Do we want our children to be able to understand a dvar Torah or be able to create and deliver a dvar Torah? If we want our children to be able to create, then structuring lower school parshah instruction as an experience of listening to the parshah explained each year and then demonstrating knowledge by relaying that information at home or answering questions will not build towards accomplishing that goal. More broadly, don’t we want our children to feel connected to Torah and create their own meaning? Don’t we want them to be producers, rather than just consumers, in the area of meaning-making? Perhaps students could identify what is meaningful to them in the text and then make connections.

In addition to the meta-level of connecting to Torah and the meso level of a skill like giving a dvar Torah, we can also use this lens for the micro level of a specific textual skill. For example, in teaching Chumash, we want students to understand Rashi’s questions. What might production look like here? Perhaps students could be taught to create their own questions about the text and then analyze the strengths and weaknesses of possible explanations.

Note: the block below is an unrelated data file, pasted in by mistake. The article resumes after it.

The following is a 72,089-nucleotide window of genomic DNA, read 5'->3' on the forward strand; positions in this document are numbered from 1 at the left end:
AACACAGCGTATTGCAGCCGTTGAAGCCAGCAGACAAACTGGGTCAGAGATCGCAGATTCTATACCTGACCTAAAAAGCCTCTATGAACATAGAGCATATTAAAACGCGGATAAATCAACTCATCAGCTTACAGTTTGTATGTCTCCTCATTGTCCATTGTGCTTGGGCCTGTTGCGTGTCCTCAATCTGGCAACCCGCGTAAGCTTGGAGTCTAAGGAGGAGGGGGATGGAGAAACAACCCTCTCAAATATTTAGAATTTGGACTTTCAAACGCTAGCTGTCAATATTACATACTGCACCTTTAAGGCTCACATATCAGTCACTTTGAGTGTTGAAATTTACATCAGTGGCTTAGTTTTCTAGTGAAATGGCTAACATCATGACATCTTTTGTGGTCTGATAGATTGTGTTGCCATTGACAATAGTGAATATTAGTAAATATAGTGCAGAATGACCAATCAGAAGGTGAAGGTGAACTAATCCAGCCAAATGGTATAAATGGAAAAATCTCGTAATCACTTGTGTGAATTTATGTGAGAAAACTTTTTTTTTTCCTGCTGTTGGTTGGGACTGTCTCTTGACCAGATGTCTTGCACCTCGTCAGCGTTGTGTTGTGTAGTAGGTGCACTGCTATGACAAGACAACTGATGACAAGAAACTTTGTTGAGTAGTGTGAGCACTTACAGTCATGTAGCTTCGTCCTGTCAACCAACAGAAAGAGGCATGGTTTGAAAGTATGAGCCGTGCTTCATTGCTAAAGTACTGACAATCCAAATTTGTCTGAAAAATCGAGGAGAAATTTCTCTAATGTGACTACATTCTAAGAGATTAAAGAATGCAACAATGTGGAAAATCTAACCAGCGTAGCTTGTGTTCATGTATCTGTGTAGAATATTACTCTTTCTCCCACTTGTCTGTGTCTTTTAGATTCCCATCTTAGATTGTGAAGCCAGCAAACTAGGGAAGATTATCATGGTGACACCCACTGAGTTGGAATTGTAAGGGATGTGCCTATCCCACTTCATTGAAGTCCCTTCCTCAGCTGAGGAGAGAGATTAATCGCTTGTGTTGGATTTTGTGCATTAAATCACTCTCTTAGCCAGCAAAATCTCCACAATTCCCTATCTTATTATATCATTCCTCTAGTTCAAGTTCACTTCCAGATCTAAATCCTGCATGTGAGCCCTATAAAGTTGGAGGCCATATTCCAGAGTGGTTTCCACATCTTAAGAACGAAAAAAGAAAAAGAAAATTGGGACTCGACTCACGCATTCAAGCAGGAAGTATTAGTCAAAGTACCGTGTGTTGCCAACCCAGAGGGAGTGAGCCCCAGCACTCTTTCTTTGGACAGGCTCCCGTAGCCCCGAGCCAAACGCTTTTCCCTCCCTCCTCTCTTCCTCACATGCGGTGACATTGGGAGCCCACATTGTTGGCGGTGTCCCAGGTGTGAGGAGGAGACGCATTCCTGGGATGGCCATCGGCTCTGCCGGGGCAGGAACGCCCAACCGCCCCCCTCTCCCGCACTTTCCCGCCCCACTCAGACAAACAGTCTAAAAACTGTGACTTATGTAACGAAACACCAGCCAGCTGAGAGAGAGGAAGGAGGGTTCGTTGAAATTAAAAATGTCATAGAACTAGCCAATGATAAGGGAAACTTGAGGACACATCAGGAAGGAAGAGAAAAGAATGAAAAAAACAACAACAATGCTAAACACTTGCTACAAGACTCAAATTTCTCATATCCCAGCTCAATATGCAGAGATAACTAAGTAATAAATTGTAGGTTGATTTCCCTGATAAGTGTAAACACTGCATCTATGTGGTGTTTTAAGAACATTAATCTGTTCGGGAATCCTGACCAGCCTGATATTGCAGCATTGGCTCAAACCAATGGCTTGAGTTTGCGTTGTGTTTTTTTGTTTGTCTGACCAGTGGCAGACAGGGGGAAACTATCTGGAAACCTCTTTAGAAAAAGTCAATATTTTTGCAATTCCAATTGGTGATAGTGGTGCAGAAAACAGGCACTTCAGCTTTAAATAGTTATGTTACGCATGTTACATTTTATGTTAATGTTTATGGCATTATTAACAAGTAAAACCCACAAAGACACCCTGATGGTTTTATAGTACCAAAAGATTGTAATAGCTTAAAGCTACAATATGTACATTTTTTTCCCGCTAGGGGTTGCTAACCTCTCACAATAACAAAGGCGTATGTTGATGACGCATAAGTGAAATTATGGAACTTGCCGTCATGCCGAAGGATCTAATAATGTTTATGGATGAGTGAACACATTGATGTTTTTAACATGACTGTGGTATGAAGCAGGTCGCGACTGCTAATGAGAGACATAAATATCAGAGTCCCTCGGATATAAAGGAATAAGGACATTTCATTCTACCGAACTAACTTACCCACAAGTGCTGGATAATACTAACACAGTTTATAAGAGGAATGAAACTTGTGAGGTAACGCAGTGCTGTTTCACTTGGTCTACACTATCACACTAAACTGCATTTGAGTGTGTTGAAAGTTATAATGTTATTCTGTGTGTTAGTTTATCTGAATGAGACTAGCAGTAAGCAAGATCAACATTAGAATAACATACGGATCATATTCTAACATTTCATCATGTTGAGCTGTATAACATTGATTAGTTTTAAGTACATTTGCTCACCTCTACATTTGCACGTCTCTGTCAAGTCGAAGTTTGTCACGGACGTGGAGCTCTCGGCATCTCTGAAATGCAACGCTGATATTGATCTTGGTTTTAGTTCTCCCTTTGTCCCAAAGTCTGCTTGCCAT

There are high school Chumash classes where this is happening, and I wonder if the lens of producer can be used in earlier years of Chumash as well. An objection may be that getting them to be consumers is hard enough; but perhaps, as we see in English, if we had a goal of producer, it would change our pedagogy, not only making this new goal attainable but creating more meaningful connection and meaning-making along the way.

The producer lens is a powerful way to set educational goals that raise the quality of student outcomes. Each of these curricular areas (and more) would benefit from more discussion and analysis to discover what we’d like our students to be able to produce when they complete their K-12 schooling. Using the producer lens to envision the portrait of a graduate will strengthen the skills of such a graduate as well as their ownership of their learning. The producer lens will also enhance our approach to the scope and sequence of developing these skills and abilities as we envision the scaffolding, instructional tasks, and assessments needed at each grade level to accomplish these goals.

Paul is Prizmah’s founding Chief Executive Officer. Learn more about Paul here.

As Jewish Day Schools Grow, We Need to Build the Educator Pipeline Now More Than Ever

Jewish Day Schools